Aug. 08, 2012 - Issue #877: Corb Your Enthusiasm
The road to recovery
Oslo, August 31st traces the moment to moment of its struggling protagonist
Oslo, August 31st
Directed by Joachim Trier
Metro Cinema at the Garneau
We see Anders (Anders Danielsen Lie) very much awake, seated at the edge of a bed in the gloom, the barely glimpsed woman he shared that bed with groggily in denial of the breaking dawn. We see him return to the center where he resides, and we see him walk with a certain determination toward a lake, and we see him, with a large rock cradled in his arm, walk into that lake to die. He doesn't die; he reemerges, gasping, humiliated, looking like a pale salamander. The day's just begun, and it's only August 30th.
Danish-born Norwegian director Joachim Trier's follow-up to his acclaimed debut feature Reprise, could just as easily have been titled Relapse. But the title Trier settled upon, Oslo, August 31st, is far more appropriate to its co-writer/director's MO: in keeping with the recovery maxim "one day at a time," Anders is working moment-to-moment to be in the world and to stay sober. If staying sober is even a worthwhile goal. It's a testament to the film's integrity that such things are never entirely taken for granted.
Based on Pierre Drieu La Rochelle's Le Feu follet, the same novel that inspired Louis Malle's The Fire Within, Oslo follows 34-year-old Anders as he returns to the Norwegian capital after nearly a year in rehabilitation. He has a job interview, but there's plenty of time to kill before that happens. He visits friends, some of whom are really not very sensitive about his condition—a Proust-quoting literary teacher offers him a beer as soon as he walks in the door. He leaves earnest messages on an ex-girlfriend's voice-mailbox, goes to a party, steals money from random purses and tries to make-out, very inappropriately, with a friend. He sweet-talks a sweet young woman who doesn't know his past, informs a guy in a bar that he forgives him for some transgression—the guy doesn't give a shit—piggybacks on someone's bike and watches quietly while others take a dip in a gated pool at dawn—the dawn of August 31st. Somewhere in there he buys heroin. Maybe he'll use it. Who knows? I don't think even he knows. Near the end of the film he enters an empty house and plays a little Bach. He can play Bach?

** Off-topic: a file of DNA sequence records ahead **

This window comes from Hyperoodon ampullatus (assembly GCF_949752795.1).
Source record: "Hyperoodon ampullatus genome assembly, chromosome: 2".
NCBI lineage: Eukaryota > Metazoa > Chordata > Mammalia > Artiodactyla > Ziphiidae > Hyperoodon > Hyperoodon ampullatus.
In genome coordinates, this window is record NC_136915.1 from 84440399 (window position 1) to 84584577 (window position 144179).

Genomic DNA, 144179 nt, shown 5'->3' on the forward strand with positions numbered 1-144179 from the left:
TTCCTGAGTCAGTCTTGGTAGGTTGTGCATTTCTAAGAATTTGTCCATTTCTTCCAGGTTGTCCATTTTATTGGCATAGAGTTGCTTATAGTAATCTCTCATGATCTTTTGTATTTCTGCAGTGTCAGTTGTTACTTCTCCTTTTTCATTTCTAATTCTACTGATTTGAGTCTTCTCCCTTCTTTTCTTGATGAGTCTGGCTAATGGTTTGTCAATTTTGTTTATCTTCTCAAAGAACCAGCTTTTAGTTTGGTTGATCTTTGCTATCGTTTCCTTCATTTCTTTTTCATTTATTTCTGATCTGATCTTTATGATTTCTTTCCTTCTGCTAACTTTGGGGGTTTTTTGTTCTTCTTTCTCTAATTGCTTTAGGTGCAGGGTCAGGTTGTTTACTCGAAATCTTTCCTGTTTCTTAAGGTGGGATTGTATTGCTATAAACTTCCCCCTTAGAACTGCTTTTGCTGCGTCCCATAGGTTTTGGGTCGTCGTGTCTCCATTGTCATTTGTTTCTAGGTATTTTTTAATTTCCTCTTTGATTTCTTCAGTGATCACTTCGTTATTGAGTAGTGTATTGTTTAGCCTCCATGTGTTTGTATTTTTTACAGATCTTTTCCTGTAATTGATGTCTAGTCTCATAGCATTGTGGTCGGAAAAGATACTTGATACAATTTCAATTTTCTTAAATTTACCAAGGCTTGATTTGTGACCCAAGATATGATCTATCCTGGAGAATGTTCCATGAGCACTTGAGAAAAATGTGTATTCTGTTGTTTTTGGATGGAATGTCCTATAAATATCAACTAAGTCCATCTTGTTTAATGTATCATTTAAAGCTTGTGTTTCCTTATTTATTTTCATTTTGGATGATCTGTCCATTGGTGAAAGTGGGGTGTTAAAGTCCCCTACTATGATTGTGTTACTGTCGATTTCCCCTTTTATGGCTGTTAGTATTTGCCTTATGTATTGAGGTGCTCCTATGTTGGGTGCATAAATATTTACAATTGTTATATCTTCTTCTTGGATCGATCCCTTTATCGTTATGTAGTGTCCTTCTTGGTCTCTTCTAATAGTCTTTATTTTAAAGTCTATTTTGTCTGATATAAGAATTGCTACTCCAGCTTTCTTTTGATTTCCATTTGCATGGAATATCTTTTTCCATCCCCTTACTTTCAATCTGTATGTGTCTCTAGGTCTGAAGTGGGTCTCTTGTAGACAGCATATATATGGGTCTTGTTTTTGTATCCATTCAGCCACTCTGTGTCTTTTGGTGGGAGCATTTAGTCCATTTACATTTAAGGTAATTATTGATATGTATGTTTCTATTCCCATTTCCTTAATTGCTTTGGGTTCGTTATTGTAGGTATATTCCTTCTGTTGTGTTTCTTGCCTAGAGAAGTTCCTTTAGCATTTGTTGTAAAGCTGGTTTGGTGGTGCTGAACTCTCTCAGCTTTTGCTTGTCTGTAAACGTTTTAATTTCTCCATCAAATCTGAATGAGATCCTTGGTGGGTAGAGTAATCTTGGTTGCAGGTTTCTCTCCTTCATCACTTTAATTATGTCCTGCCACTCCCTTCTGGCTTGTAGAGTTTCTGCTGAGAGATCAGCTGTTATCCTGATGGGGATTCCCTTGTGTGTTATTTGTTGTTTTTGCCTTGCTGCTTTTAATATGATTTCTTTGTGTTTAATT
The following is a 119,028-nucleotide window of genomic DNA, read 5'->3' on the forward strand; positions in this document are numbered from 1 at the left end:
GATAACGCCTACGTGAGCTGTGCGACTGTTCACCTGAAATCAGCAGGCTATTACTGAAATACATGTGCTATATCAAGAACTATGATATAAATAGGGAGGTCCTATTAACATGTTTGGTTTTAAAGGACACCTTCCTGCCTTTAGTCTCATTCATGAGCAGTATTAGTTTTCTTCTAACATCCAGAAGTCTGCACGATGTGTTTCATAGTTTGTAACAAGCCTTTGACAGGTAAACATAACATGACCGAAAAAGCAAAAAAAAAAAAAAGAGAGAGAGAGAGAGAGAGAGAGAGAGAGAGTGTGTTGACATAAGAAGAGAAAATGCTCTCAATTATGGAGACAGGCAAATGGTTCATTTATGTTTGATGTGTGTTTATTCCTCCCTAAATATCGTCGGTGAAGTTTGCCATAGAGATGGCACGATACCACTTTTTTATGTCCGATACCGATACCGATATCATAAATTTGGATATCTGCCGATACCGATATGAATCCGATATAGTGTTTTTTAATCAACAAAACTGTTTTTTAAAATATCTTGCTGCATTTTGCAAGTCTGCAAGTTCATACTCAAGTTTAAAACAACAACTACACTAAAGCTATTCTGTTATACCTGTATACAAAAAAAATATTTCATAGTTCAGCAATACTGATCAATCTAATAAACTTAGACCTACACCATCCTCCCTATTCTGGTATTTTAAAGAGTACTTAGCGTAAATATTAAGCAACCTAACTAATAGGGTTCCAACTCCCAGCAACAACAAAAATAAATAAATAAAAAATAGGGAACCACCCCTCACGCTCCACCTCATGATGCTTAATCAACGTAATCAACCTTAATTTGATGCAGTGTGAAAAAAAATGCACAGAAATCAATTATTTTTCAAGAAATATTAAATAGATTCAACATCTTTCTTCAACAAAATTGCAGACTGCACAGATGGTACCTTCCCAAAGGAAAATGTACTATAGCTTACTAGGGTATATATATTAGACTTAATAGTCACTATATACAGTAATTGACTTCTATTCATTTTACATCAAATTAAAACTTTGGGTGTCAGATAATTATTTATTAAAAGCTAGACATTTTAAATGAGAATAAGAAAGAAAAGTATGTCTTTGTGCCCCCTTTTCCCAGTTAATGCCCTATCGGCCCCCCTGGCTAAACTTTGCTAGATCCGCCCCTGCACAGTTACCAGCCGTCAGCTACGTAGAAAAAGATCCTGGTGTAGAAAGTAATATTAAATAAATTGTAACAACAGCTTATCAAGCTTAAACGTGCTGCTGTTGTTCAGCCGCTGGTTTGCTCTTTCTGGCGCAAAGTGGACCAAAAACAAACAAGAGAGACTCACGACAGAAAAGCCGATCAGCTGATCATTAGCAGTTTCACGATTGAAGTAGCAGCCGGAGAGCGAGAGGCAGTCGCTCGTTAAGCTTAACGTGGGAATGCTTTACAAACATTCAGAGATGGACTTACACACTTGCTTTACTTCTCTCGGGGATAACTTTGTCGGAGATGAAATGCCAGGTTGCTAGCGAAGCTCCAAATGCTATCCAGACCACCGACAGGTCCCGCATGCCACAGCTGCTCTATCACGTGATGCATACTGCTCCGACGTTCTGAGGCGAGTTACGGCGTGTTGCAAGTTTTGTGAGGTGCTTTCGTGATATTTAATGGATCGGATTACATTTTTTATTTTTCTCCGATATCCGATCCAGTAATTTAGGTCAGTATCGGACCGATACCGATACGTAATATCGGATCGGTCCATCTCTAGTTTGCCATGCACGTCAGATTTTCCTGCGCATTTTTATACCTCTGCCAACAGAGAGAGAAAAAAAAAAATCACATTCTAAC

Trier's style is decidedly cool and clean (no pun intended). For much of the film the camera is hand-held, which imbues its tracking of Anders' actions with a contained nervousness. Eventually Trier shifts to using some very slow, controlled dollying, for moments when calm resolve takes over. The approach to the material is too objective to feel bleak per se. But Anders is in a constant quiet crisis and the very fact that Trier's camera stays with him so devotedly is a kind of tacit compassion. When the end-credits roll we don't feel that we've abandoned Anders or that we've given up on him. We've stepped into his shoes for a bit—or rather walked beside him, since he's far too unpredictable to identify with completely. Trier has above all made a space for our empathy. It's worth your while to enter that space for 90 minutes.
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